December 10, 2018: More communication

One of the major factors frequently cited as contributing to unwellness in Healthcare trainees and professionals is a feeling of isolation that involvement in medicine seems to bring with it. An antidote to this would seem to be communication. Our wellness website and blog were established with a view toward creating greater communication within our community.

 

The blog was created to communicate important information to our residents, fellows and medical students and to serve as a forum for discussion in general terms of issues which impinge on our wellbeing. We are not getting the type of feedback that we would like to have to the blog. Admittedly it has the disadvantage of having to be closely monitored to protect confidentiality and maintain a level of professional tact which a forum that a healthcare facility open to the public requires. However, I am told that it is being visited by coordinators and the occasional member of the medical staff in addition to other healthcare personnel. I have invited the medical staff to read the blog and the wellness site as well as the nursing staff. Feedback would be great.

 

We are building the website, adding a library and self-assessment. We would like you to tell on what would be useful to have on our wellness website that you cannot find on the many wellness sites already peppering the internet?

 

We are waiting to schedule further Speak-Up luncheons for you to give us suggestions of the sort of things that you would wish to discuss. There are several things that might be of interest that we could bring into being if there is sufficient interest. Among them:
     1. A young parents’ support group
     2. A narrative medicine book club
     3. A monthly movie night or other social function in the hospital
     4. Special interest groups and focus groups with a variety of topic

 

One service which is being under-utilized is exam preparation and anxiety reduction evaluation and counseling. Some of you have been paying several hundred dollars an hour from national companies to get ready for the USMLE and other exams. You could start off with an initial assessment here for no charge which might identify and help you fix a problem that these programs seem to overlook.

 

 - Submitted by Paul Lessem, MD

 

 

December 4, 2018: Feedback

Residents, fellows, students, we want to hear from you regarding our difficult social and wellness issues. Please read the blog and feel free to answer questions and give opinions. I am the gate keeper to guarantee confidentiality and professional focus. Therefore, things should come thru me or thru Dr. Hollander. I do get a lot of feedback informally on the fly and in focus group sort of situations which is frequently fragmentary. Please write.

 

I have asked several times for questions that you would like to focus on in further Speak-Up luncheon sessions. I will post them and relay them to Dr. Dubaybo whose wish is to have focused sessions where we can look in detail at improving problems in a focused forum as a possible first step and perhaps a progress check on things which have come up. A few concerns have been expressed to me in various forums:
     1. Confidentiality, a feeling that it is not safe to speak up.
     2. Difficulties in getting things done due to a scarcity of support personnel since the cutbacks.
     3. Trainees feeling that abusive treatment continues to exist.
     4. A preference to do gatherings department by department off site rather than across departments.
     5. A feeling that this is a place that does not feel like a professional home.
     6. The sense that medicine is becoming more isolative as a profession.

 

We would like your help in making everyone as comfortable as possible. It was always a personal help to me in medical school and subsequently in residency to feel that I was not in this alone. What do you think we should do about isolation as we expand our efforts to be inclusive in wellness to the whole hospital community?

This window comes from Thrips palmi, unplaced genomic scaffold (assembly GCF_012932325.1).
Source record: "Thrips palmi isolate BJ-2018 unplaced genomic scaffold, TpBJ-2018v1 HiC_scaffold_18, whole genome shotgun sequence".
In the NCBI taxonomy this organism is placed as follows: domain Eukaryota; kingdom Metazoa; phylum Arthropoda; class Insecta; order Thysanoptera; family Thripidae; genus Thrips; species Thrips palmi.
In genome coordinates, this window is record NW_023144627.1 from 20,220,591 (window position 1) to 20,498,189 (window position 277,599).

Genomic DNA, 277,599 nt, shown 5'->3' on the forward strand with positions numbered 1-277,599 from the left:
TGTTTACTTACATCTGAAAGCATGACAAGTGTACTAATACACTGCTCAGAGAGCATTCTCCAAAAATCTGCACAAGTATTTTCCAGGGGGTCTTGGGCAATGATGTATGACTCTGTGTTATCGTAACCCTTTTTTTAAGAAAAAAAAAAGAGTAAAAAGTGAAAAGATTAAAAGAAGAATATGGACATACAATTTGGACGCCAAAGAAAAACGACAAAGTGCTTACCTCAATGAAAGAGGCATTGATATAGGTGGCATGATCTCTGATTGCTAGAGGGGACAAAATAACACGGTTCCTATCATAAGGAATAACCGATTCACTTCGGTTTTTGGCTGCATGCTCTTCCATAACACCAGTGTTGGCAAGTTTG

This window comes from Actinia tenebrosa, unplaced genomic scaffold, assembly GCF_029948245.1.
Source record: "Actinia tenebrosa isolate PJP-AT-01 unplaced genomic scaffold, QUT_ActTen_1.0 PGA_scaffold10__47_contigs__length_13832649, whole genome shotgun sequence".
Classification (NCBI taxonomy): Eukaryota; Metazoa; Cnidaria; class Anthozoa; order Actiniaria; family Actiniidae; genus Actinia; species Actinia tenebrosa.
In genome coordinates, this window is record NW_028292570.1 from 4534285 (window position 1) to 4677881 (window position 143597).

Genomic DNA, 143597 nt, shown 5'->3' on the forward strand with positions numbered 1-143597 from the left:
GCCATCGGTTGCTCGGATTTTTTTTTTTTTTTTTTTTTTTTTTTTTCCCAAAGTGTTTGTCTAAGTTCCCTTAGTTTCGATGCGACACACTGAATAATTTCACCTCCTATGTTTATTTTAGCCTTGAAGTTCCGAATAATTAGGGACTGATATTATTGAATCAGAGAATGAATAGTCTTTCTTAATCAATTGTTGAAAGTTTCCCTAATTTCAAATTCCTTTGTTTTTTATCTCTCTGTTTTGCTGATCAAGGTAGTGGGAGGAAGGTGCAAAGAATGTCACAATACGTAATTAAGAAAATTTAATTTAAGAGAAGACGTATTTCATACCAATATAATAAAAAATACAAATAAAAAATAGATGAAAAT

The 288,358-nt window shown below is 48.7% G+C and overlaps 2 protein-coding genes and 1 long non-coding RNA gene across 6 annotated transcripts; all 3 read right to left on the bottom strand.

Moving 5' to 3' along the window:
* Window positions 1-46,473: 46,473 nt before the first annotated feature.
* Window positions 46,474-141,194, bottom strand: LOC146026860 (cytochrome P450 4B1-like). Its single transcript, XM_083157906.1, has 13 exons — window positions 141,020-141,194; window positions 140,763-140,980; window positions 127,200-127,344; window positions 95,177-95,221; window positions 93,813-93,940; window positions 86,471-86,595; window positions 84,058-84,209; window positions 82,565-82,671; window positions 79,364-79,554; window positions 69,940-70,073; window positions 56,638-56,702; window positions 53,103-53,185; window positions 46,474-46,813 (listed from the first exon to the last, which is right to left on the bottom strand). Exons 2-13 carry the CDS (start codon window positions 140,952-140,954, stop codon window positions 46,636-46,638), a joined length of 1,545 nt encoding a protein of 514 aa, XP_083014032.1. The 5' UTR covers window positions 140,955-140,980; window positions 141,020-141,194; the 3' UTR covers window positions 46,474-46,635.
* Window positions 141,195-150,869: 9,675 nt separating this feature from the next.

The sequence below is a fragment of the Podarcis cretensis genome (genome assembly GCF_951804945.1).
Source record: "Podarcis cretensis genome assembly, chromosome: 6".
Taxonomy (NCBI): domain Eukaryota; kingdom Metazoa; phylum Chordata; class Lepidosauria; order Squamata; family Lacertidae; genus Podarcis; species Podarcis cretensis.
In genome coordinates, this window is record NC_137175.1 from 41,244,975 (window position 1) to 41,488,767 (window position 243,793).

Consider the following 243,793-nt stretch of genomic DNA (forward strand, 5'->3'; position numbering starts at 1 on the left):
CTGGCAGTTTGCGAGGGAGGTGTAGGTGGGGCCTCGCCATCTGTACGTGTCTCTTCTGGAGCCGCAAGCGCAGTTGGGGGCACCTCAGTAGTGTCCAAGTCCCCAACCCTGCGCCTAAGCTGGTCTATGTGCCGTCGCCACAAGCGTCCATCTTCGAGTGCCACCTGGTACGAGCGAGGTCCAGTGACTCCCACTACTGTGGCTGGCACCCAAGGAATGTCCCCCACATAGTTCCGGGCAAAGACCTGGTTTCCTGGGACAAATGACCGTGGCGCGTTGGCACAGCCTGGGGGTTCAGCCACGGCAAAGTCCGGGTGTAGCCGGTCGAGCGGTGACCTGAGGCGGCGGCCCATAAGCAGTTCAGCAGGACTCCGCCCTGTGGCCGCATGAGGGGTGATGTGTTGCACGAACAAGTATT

- Submitted by Paul Lessem, MD

 

 

November 30, 2018: Caregiver rounds

The Caregiver rounds this Tuesday will be presented by Family Medicine at 7 AM in Cafeteria D in Southfield. This will be Family Medicine’s first presentation as a formal contributor to the rotation of cases and issues that we discuss. Caregiver rounds was a forum initiated here by Dr. Terebelo many years ago under the title of Schwartz Rounds, as a forum to discuss our difficulties in caring for patients. It is open to all departments and nursing, social work, and clergy also attend. Family Medicine has been involved in case presentations as well on many occasions in the past. However, the prior meeting time made it difficult for Family Medicine to be a regular contributor.

 

Any clinical person who is aware of a case that has presented social, emotional, ethical or psychological challenges to our work can bring that case to our attention and all caregivers who had central roles in the case‘s management can participate in a panel discussion of the case. The presentation should preserve strict patient confidentiality and our observations should be directed in a constructive and supportive manner so that everyone can feel comfortable speaking up and presenting their feelings. In the past this had been a monthly conference. It became an every two-month conference a few years ago and meets the first Tuesday at 7 AM of even-numbered months.

 

     - Submitted by Paul Lessem, MD

 

 

November 19, 2018: Wellness update

Sorry for the delay in blog entries. We have been undergoing growing pains for the Providence website of which this blog is a part. If you have suggestions for the design team working on the website in terms of things which would make it more attractive to you or would provide added utility, please contact Dr. Adrian De Gifis or Dr. Doris Tong.
     1. Many of you experienced the CLER visit. Please let us know your impressions of the experience and mention any suggestions or concerns which occur to you and send me an email. I will be happy to summarize and make anonymous any feedback that you might have.
     2. There is interest being expressed to have a young parents support group. We can help put one together and develop several potential foci for it depending on its size. If you have this interest, please email me about this and I will champion it to get it going